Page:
New York’s Fashion Institute of Technology goes high speed

Student residences at the Manhattan-based Fashion Institute of Technology (FIT) have gained high performance wireless internet access with a new IEEE 802.11n draft 2.0 wireless LAN from Meru Networks.

The new Meru 802.11n WLAN, based on Meru’s virtualised wireless architecture, expands and upgrades the existing Meru wireless network first installed in 2004 in academic buildings on FIT’s West 27th Street campus in Chelsea.

By the end of 2009, FIT, part of the State University of New York (SUNY) expects to complete an upgrade of its entire wireless network to 11n, bringing campus-wide high performance access to the school’s 10,000 students at five times the access speed of earlier 802.11a/b/g standards.

Gregg Chottiner, FIT’s vice president of information technology and chief information officer, said the school’s strategic goal is to make the whole campus wireless.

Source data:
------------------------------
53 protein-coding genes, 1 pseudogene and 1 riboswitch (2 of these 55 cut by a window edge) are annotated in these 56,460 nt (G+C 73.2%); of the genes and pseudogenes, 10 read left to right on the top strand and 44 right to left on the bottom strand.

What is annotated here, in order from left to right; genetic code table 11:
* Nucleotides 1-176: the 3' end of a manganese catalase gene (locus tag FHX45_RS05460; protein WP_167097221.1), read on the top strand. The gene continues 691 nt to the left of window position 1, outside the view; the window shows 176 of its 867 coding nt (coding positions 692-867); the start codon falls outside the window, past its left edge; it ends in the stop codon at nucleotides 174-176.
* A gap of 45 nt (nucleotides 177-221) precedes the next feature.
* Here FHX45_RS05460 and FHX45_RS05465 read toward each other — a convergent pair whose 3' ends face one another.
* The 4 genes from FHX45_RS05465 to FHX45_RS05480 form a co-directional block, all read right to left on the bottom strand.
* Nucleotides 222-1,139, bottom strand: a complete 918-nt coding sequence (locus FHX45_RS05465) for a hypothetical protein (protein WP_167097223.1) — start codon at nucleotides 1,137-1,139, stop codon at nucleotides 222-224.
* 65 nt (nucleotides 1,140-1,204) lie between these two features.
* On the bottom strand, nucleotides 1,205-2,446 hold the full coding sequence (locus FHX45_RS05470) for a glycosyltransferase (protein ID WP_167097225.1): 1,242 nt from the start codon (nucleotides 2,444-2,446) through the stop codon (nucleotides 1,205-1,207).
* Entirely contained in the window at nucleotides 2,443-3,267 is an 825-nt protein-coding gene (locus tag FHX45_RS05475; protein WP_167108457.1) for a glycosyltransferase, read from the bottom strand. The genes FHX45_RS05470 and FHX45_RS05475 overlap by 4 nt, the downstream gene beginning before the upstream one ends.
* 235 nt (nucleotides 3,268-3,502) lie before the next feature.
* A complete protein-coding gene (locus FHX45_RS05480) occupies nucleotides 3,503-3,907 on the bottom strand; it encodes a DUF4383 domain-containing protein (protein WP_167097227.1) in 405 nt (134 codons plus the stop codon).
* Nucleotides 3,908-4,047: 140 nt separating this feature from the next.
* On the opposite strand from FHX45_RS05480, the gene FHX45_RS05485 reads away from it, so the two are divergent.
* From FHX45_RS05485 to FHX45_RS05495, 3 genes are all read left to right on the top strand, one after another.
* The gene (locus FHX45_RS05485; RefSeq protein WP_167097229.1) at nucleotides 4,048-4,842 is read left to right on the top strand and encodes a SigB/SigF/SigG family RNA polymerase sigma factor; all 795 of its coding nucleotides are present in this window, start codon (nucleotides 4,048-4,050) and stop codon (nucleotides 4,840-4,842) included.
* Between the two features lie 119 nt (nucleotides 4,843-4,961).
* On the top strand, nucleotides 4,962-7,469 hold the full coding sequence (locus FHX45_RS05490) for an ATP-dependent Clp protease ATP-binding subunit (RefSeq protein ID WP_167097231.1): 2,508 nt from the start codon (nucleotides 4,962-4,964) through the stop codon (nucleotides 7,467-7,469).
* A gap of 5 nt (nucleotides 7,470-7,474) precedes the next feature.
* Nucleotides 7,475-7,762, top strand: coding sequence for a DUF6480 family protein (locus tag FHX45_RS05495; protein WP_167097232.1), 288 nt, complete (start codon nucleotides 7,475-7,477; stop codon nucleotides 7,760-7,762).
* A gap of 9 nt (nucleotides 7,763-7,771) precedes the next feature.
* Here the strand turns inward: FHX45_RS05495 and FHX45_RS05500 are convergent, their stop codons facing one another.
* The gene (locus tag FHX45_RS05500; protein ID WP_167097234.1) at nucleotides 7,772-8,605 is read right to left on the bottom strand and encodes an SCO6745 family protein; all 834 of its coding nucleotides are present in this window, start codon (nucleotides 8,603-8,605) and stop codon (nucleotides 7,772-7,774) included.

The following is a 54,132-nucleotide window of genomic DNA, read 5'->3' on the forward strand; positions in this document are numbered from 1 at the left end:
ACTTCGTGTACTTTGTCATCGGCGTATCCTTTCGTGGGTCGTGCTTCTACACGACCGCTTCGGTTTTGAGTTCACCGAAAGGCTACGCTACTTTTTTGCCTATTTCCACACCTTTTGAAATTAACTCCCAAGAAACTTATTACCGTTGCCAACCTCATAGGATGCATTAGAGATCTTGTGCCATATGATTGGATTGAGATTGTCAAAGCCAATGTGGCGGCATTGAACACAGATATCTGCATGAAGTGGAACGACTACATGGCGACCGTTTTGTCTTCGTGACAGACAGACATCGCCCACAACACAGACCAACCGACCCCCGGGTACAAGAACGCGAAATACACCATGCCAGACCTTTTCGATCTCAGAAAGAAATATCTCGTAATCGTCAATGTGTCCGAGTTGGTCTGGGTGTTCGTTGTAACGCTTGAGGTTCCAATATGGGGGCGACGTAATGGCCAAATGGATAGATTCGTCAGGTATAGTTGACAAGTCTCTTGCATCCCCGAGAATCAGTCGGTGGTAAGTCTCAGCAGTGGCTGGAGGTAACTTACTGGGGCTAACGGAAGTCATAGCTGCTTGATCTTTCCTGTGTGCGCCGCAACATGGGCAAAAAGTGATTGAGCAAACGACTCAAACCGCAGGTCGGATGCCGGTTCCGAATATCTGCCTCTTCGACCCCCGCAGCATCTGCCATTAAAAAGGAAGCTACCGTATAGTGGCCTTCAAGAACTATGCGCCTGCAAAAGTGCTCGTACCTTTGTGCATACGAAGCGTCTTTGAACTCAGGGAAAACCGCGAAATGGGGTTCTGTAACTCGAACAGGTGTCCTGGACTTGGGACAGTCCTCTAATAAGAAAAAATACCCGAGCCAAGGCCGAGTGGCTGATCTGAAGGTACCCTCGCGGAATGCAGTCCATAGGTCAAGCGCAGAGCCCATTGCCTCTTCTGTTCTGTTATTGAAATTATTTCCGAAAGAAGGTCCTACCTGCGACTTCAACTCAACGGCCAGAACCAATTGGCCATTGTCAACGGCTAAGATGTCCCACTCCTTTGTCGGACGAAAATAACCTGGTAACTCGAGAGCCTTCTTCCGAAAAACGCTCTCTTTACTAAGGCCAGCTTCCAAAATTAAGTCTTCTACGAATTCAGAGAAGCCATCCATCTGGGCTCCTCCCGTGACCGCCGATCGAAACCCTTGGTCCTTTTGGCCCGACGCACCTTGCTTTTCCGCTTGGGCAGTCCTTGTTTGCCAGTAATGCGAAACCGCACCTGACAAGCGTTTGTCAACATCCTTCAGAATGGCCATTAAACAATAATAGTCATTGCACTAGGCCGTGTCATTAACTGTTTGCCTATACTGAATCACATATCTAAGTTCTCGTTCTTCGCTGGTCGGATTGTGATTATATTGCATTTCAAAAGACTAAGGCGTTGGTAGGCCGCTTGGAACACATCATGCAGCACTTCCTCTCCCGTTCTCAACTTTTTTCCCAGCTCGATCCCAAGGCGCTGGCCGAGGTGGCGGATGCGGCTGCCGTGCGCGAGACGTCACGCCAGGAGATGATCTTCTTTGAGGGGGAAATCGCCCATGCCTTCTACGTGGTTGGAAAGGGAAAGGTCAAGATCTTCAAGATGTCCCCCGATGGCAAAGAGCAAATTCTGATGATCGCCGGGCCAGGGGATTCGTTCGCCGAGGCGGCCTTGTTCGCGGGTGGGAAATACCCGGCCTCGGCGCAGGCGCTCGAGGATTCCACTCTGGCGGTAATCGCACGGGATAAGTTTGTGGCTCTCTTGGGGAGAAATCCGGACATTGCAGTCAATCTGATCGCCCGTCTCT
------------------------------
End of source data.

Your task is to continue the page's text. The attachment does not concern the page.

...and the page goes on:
“We’re looking to wireless as the network infrastructure of the future,” Chottiner said. “As parts of our wired infrastructure reach end of life, rather than replacing them we will use wireless as our primary vehicle for data access, and even voice and video. This will save on capital costs, since we won’t have to keep expanding our switching closets and installing all the associated cabling.”

Student needs drove the move to wireless in FIT dormitories, Chottiner explained. “Students were having to plug their laptops into network jacks that would break or become hidden as furniture was moved around. They wanted the flexibility to work in the hallways or in collaboration areas or in each others’ rooms. The Meru wireless LAN lets them do all these things.”

Cementing the decision to upgrade to products based on the high performance 802.11n standard, Chottiner said, was the fact that as an art and design school FIT often requires its students to work with large, complex file formats such as AutoCAD and Adobe CS4 that include large numbers of high resolution images. “The kids access these resources in their classrooms and labs, and then bring the work back to the dorms on their laptops,” he said. “802.11n provides all the bandwidth they need for these applications.”